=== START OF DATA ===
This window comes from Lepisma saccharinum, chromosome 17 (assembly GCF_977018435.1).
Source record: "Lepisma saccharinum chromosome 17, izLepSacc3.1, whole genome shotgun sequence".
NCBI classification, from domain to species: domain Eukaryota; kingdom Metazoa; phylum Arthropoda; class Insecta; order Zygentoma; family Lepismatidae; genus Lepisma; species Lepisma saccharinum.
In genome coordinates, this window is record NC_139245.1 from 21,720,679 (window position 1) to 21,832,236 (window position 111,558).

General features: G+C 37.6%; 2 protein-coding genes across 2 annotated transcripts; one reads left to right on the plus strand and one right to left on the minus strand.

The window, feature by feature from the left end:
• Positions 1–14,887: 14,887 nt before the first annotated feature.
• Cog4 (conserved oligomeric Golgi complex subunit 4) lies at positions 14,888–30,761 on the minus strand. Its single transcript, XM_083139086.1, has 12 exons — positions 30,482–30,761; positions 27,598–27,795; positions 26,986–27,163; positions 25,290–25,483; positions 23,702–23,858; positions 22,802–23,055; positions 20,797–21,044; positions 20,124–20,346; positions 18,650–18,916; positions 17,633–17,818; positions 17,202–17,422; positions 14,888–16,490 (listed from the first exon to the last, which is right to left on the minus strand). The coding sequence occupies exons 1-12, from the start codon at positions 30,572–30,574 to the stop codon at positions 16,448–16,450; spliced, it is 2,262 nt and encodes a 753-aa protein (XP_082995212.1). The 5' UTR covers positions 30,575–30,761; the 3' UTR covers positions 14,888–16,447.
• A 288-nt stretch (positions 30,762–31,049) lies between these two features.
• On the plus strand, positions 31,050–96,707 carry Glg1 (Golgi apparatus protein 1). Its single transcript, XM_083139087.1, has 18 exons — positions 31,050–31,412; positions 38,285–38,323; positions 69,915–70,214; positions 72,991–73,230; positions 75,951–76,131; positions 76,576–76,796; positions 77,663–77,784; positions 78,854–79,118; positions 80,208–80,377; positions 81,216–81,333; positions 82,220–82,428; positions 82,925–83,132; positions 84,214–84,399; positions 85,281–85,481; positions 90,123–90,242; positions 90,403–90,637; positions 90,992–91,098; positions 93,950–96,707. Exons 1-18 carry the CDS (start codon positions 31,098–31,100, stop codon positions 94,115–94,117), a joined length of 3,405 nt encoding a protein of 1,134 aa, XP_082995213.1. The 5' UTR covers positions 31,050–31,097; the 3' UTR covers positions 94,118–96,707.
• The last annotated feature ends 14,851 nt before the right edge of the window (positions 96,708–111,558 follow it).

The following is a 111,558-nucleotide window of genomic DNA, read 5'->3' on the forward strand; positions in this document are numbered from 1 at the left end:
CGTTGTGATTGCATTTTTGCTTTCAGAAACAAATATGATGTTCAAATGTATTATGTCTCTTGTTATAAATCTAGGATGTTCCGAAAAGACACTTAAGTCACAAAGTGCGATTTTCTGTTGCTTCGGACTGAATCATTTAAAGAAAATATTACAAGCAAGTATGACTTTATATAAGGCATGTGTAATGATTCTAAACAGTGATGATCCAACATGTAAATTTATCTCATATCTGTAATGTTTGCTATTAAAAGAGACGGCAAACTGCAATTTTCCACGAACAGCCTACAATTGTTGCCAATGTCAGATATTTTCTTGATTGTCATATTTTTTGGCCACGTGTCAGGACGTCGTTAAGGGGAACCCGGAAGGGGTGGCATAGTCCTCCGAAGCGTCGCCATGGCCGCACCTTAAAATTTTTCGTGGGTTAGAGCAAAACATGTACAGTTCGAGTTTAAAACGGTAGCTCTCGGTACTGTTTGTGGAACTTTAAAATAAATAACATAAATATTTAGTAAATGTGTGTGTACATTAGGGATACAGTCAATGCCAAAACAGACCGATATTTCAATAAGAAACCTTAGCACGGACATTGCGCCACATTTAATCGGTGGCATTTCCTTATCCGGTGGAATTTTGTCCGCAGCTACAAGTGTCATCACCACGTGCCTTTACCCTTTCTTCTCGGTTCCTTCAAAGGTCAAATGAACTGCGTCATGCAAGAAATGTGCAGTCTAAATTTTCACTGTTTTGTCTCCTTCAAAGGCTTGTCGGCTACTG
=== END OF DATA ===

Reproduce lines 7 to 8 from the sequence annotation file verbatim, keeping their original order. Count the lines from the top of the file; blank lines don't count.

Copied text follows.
• Positions 1–14,887: 14,887 nt before the first annotated feature.
• Cog4 (conserved oligomeric Golgi complex subunit 4) lies at positions 14,888–30,761 on the minus strand. Its single transcript, XM_083139086.1, has 12 exons — positions 30,482–30,761; positions 27,598–27,795; positions 26,986–27,163; positions 25,290–25,483; positions 23,702–23,858; positions 22,802–23,055; positions 20,797–21,044; positions 20,124–20,346; positions 18,650–18,916; positions 17,633–17,818; positions 17,202–17,422; positions 14,888–16,490 (listed from the first exon to the last, which is right to left on the minus strand). The coding sequence occupies exons 1-12, from the start codon at positions 30,572–30,574 to the stop codon at positions 16,448–16,450; spliced, it is 2,262 nt and encodes a 753-aa protein (XP_082995212.1). The 5' UTR covers positions 30,575–30,761; the 3' UTR covers positions 14,888–16,447.